Strong financial management results in zero rates rise

Date published: 23 June 2021

Continued strong financial management will allow Townsville City Council to invest in critical infrastructure and enhance service delivery without increasing rates in 2021/22.

Mayor Jenny Hill said Council was seeing increases in costs of doing business; however, financial discipline meant these costs could be absorbed internally without the need to increase the general rate.

“Council, like households and private sector businesses, is seeing the price of many of the materials it uses every day go up,” Cr Hill said.

“Raw materials for road construction, water pipes, insurance, wages, and fuel are all increasing, just to name a few.

“Council has been able to absorb these cost increases through efficiencies and innovation, enabling us to formulate a budget with no increase in the general rate or wastewater charges.

“As we have foreshadowed in previous budgets, there is a 5 per cent increase in water charges and a 3 per cent increase in waste charges in 2021/22 as we continue to work to meet requirements placed on us by the State and Commonwealth governments.

“The average owner-occupier can expect these increases combined to equate to less than $1 per week.

“While water prices are increasing, Townsville will have the second cheapest water in the state.

“In fact, according to an independent report, Townsville’s average annual household water charge of $864 is well below the state average of $1,844 for the same water use.”

Business Services and Finance Committee chairperson Margie Ryder said Council had retained its generous early payment discount for ratepayers.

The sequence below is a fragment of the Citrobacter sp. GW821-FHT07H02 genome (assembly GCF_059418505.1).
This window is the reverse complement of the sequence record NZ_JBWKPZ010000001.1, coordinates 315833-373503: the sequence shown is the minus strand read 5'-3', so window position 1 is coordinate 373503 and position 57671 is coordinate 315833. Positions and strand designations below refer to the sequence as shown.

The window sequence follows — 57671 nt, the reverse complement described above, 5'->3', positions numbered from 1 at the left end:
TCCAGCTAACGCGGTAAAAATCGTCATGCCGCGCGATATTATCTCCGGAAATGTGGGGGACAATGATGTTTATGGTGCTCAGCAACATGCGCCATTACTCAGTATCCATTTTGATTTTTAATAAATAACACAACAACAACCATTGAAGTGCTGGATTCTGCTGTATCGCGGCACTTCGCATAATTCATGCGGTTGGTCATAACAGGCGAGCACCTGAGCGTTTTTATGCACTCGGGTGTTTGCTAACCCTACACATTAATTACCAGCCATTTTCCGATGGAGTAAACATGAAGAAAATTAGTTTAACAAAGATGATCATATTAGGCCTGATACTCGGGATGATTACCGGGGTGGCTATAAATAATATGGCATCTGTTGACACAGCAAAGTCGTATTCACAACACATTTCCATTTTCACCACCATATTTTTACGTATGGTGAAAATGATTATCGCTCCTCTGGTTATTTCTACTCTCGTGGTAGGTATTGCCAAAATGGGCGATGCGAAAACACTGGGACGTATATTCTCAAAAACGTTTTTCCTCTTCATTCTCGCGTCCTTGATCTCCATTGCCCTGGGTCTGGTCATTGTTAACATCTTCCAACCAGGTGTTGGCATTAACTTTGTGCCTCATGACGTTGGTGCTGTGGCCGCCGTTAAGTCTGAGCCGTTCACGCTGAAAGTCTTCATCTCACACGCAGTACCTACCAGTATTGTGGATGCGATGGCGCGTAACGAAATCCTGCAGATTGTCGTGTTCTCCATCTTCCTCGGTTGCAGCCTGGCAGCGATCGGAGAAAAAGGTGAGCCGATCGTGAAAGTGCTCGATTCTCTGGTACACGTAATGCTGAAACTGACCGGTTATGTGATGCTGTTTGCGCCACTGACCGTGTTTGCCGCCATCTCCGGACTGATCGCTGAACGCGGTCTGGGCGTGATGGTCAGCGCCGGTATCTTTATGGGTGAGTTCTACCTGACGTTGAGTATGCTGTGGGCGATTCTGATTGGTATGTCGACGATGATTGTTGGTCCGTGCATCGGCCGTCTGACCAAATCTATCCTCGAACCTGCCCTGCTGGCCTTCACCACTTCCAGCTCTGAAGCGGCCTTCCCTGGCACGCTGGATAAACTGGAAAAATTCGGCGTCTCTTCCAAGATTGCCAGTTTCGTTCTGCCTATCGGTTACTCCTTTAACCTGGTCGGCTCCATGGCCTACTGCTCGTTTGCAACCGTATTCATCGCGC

“Council will continue to provide a 10 per cent early payment discount for owner-occupiers, while the discount for non-owner occupiers will be set at 5 per cent,” Cr Ryder said.

“The savings Council will make from reducing the discount for non-owner occupiers will be invested back into enhancing the delivery of services to the community.

“In particular, Council has made the considered choice to provide opportunities for small and medium-sized contractors to complement its own maintenance activities across the city rather than putting on more staff.

“Despite the fact that rates charges are a tax deduction for business and investors, we understand some businesses may be disappointed with the change to their early payment discount.

“Ultimately, however, this is money that will be reinvested in smaller businesses through new contracted work for the city.”

Cr Ryder said Council would also continue to provide some of the most generous concessions for pensioners on rates and charges in the state, representing a saving of up to $800 a year for these ratepayers at the cost of around $5.6 million to Council.

“The 2021/22 Budget continues Council’s practice of providing concessions on general rates for not-for-profit organisations, which represents a $1.5 million saving for these bodies,” she said.

“Council is also continuing to provide concessions on water and wastewater, where the land use is considered to the social, cultural, economic or sporting welfare of the community, at a cost of close to $4.4 million.

“Not-for-profit sporting clubs across the city will also continue to receive a 50 per cent discount on their sewerage charges.

“These savings allow our community groups and not-for-profits to invest in their activities and continue contributing to our community.”